7. So, then what about all the Wingsuit proximity jumps that start out of a helicopter above a mountain range? Are they all illegal? There are tons of promotional RedBull videos of them. I cannot imagine that a large international company would associate themselves with patently illegal stuff? I assume therefore, that all of them are from outside the USA? If so, why would it be illegal in the USA but perfectly legal in most European countries? Given that Americans are constantly screaming that their country is the only one where real freedom exists, and how deplorable the "European nanny state" is, how could this be? Seriously though, does anyone know what went wrong historically or politically, that the US is so hostile to base jumping, while Europe is not? It seems to go against what the US claims to stand for. (Not that I want to jump out of an airplane with a BASE rig, but still)
  8. Well, I mean, I hate to say it, but the quote from the document (if correctly quoted) is a little bit problematic AND I think Wendy actually recognized this, which is why she changed it (to "many things"--indicating that it does not apply to everything, which the original quote somewhat seems to suggest) I do think there are some things that--if not having one single correct way--have certainly vastly MORE correct ways of doing things than other ways. Otherwise we are definitely back to teaching Noah's Ark side by side with evolution and consider them both as simply two different, but equally valid, ways of doing (or thinking about) things. This really cuts both political ways, as it enables the "post-truth" way of news reporting and political discourse (which is really more of a "pre-truth" way, in most cases) that has been so endemic on the right (but has its mirror in the extreme post-modern and "critical theory" thinking of the left) Just sayin...
  9. Yeah. It's kinda funny how Giuliani, Trump and all the other morons claim 'voter fraud' in front of the cameras. That they have proof and evidence that the election was fraudulent. Then, in front of a judge, where lying is a crime, they have no evidence. Old game: All the crazy right-wing "news" shows pretend that they are providing real news and every single time they get sued, they claim in court, that "it's just entertainment" and "no reasonable person would take us at our word". Shows what they really think about their intended audiences.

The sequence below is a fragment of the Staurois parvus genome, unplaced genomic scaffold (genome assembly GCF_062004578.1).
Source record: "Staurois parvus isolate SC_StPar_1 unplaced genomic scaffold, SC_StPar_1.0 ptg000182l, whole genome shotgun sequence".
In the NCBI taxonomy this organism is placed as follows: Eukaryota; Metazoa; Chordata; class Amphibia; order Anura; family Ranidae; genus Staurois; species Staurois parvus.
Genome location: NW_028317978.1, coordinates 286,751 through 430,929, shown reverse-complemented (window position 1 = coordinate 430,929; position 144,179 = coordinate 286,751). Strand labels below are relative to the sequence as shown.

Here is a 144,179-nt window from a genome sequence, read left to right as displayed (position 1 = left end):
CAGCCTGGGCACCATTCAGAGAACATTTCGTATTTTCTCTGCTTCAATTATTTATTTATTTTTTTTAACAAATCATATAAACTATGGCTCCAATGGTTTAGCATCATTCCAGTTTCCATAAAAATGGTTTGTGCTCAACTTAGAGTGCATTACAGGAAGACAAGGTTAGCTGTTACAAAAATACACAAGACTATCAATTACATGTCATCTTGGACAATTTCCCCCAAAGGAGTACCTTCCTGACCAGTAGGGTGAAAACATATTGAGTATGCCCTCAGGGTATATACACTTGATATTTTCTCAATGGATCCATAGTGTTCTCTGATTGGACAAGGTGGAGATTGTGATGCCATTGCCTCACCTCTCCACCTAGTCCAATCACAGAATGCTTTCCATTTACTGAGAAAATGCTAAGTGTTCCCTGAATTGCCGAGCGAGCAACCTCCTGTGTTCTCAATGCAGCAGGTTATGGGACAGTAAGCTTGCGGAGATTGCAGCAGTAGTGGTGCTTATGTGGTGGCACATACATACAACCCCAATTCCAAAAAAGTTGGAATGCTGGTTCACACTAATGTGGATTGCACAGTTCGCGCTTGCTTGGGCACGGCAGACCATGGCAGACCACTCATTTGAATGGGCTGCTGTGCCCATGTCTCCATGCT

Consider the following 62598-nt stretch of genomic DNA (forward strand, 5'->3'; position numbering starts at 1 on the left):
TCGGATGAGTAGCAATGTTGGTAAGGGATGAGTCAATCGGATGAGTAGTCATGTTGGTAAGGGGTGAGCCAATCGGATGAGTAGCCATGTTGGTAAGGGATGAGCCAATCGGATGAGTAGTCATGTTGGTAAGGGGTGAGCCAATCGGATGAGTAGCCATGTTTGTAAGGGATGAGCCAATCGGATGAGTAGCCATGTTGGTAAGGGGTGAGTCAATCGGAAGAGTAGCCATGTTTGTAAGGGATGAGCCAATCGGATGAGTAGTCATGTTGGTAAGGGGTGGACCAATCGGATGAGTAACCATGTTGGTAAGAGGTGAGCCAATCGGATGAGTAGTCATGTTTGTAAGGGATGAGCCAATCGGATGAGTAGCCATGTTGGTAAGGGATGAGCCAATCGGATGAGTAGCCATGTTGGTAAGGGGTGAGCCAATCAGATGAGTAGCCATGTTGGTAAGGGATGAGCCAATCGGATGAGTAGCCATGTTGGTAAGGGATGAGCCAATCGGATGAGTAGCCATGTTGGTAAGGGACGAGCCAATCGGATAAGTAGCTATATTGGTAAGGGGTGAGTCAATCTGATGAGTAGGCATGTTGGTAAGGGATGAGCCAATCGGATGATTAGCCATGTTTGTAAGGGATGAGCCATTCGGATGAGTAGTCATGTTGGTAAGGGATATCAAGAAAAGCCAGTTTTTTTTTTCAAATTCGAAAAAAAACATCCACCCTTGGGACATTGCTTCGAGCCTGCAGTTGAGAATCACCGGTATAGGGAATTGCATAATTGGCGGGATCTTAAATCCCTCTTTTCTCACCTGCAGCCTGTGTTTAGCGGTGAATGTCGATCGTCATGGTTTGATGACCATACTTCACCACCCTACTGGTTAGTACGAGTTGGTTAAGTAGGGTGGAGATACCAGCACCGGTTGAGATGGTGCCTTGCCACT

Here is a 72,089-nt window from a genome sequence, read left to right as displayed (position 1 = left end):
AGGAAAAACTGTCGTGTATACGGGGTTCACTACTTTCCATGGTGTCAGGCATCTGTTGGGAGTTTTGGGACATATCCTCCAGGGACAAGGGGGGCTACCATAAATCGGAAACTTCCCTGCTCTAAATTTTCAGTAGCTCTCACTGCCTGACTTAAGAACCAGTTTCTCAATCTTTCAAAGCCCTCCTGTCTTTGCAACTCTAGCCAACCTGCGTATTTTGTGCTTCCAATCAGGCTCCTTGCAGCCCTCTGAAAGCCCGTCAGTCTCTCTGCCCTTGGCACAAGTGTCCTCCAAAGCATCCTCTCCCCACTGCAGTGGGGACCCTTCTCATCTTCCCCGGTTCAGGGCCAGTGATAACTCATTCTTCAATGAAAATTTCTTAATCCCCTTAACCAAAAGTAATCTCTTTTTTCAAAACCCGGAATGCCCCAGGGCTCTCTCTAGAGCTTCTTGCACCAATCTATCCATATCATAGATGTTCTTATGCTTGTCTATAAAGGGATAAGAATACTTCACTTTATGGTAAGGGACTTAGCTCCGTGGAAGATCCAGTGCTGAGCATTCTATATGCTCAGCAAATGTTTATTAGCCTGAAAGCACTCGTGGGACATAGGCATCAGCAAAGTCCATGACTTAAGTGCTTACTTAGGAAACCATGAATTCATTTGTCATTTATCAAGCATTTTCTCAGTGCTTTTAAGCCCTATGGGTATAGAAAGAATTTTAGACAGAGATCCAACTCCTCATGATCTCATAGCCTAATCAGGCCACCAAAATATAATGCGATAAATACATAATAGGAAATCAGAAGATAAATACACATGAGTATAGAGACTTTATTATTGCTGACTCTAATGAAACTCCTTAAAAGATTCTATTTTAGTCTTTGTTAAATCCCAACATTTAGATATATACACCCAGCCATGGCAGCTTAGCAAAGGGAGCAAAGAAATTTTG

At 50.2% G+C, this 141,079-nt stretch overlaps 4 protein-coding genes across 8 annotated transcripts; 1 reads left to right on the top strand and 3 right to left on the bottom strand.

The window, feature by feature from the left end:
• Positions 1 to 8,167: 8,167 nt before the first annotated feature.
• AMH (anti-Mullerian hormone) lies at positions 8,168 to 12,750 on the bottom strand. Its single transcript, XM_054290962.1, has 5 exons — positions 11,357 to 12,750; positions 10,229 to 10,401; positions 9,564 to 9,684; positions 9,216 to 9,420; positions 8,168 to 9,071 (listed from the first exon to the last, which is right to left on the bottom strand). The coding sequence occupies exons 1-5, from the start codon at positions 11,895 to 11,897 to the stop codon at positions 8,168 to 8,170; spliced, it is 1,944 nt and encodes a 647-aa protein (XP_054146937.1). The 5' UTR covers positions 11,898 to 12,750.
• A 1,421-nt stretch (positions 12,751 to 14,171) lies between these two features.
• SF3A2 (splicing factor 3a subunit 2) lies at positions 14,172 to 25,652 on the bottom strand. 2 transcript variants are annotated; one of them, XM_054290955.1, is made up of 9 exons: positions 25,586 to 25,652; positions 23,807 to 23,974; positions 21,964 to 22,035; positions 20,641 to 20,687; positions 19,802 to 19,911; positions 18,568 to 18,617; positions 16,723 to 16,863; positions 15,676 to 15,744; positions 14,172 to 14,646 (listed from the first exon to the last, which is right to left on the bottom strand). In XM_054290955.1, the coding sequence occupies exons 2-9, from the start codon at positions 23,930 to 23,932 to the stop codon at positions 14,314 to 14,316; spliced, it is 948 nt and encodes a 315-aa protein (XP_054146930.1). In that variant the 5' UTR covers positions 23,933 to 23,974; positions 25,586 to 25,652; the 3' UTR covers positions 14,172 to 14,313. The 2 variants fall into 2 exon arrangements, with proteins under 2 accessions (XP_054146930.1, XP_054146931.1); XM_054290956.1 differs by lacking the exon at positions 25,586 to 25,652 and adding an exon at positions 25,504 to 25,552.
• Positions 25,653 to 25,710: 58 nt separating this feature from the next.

10. Yes, I think that may be true and I would actually like this to be true, because wouldn't that leave the possibility open that something other than deterministic materialistic events, is having an influence on the physical world. This would at least leave the door open for how the realm of consciousness (or choice, if you will) CAN affect the physical world. I am just saying that generally deterministic materialistic atheists do NOT believe this is the case. Nor do most Physicists believe it has anything to do with consciousness or free will. (Although I recently talked to one in the field, who does think the two may be related) Even I am somewhat agnostic about this, and do not think that this feature of quantum mechanics necessarily has anything to do with consciousness or choice (nor does it need to in order to allow for consciousness to be a reality that is not completely determined by physical matter) It's also a matter of the definition of "real world". It used to be that most theoretical physicists were very interested in the philosophical implications of what they found. Physics was really meant to not only give us practical results but also help us understand our world and our place in it. Einstein was a prime example, and even Heisenberg was interested in this. However, modern Quantum Physics has gone away from this (it may have something to do with the difficulties of understanding their own theories, that eventually led to the Copenhagen Interpretation). Most modern quantum physicists like the saying: "shut up and calculate", meaning: don't worry about what this means and simply use the calculations to get extremely accurate and useful results that you can use to predict events and build machines, etc. So to them, the mathematical formulas are the "real world", our perceptions and even measurements to some extent, have become secondary (because they are indeterminate and "troublesome") I think that's a loss--but that's a different issue.